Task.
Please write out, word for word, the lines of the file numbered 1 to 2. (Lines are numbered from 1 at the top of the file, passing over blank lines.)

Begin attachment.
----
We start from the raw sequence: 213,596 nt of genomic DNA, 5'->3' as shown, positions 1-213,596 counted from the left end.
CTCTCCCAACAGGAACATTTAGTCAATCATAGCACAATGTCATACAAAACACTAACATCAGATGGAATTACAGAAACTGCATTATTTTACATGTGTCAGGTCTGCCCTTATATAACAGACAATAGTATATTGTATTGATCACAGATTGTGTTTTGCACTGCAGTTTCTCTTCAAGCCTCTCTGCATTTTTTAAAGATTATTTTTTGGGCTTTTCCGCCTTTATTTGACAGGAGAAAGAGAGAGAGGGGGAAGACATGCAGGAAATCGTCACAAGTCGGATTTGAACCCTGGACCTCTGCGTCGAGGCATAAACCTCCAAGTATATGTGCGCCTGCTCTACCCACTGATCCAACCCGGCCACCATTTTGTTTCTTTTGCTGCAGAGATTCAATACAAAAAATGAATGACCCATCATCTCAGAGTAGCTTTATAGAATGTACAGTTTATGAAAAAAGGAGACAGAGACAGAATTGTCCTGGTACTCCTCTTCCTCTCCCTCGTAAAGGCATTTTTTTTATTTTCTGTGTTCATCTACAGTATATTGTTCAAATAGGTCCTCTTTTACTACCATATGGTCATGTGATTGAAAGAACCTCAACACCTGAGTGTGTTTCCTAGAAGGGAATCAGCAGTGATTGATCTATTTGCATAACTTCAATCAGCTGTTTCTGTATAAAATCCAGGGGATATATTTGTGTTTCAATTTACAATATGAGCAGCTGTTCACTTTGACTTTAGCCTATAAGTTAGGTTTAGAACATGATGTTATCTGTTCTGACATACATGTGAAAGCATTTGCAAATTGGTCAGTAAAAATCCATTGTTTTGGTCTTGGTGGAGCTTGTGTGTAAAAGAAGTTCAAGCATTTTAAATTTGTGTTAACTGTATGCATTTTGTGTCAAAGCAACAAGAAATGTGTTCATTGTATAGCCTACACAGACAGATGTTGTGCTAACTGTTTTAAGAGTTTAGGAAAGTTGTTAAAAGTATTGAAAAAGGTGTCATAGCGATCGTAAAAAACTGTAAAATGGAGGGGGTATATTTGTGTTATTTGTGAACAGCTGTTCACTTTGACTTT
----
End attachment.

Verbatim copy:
We start from the raw sequence: 213,596 nt of genomic DNA, 5'->3' as shown, positions 1-213,596 counted from the left end.
CTCTCCCAACAGGAACATTTAGTCAATCATAGCACAATGTCATACAAAACACTAACATCAGATGGAATTACAGAAACTGCATTATTTTACATGTGTCAGGTCTGCCCTTATATAACAGACAATAGTATATTGTATTGATCACAGATTGTGTTTTGCACTGCAGTTTCTCTTCAAGCCTCTCTGCATTTTTTAAAGATTATTTTTTGGGCTTTTCCGCCTTTATTTGACAGGAGAAAGAGAGAGAGGGGGAAGACATGCAGGAAATCGTCACAAGTCGGATTTGAACCCTGGACCTCTGCGTCGAGGCATAAACCTCCAAGTATATGTGCGCCTGCTCTACCCACTGATCCAACCCGGCCACCATTTTGTTTCTTTTGCTGCAGAGATTCAATACAAAAAATGAATGACCCATCATCTCAGAGTAGCTTTATAGAATGTACAGTTTATGAAAAAAGGAGACAGAGACAGAATTGTCCTGGTACTCCTCTTCCTCTCCCTCGTAAAGGCATTTTTTTTATTTTCTGTGTTCATCTACAGTATATTGTTCAAATAGGTCCTCTTTTACTACCATATGGTCATGTGATTGAAAGAACCTCAACACCTGAGTGTGTTTCCTAGAAGGGAATCAGCAGTGATTGATCTATTTGCATAACTTCAATCAGCTGTTTCTGTATAAAATCCAGGGGATATATTTGTGTTTCAATTTACAATATGAGCAGCTGTTCACTTTGACTTTAGCCTATAAGTTAGGTTTAGAACATGATGTTATCTGTTCTGACATACATGTGAAAGCATTTGCAAATTGGTCAGTAAAAATCCATTGTTTTGGTCTTGGTGGAGCTTGTGTGTAAAAGAAGTTCAAGCATTTTAAATTTGTGTTAACTGTATGCATTTTGTGTCAAAGCAACAAGAAATGTGTTCATTGTATAGCCTACACAGACAGATGTTGTGCTAACTGTTTTAAGAGTTTAGGAAAGTTGTTAAAAGTATTGAAAAAGGTGTCATAGCGATCGTAAAAAACTGTAAAATGGAGGGGGTATATTTGTGTTATTTGTGAACAGCTGTTCACTTTGACTTT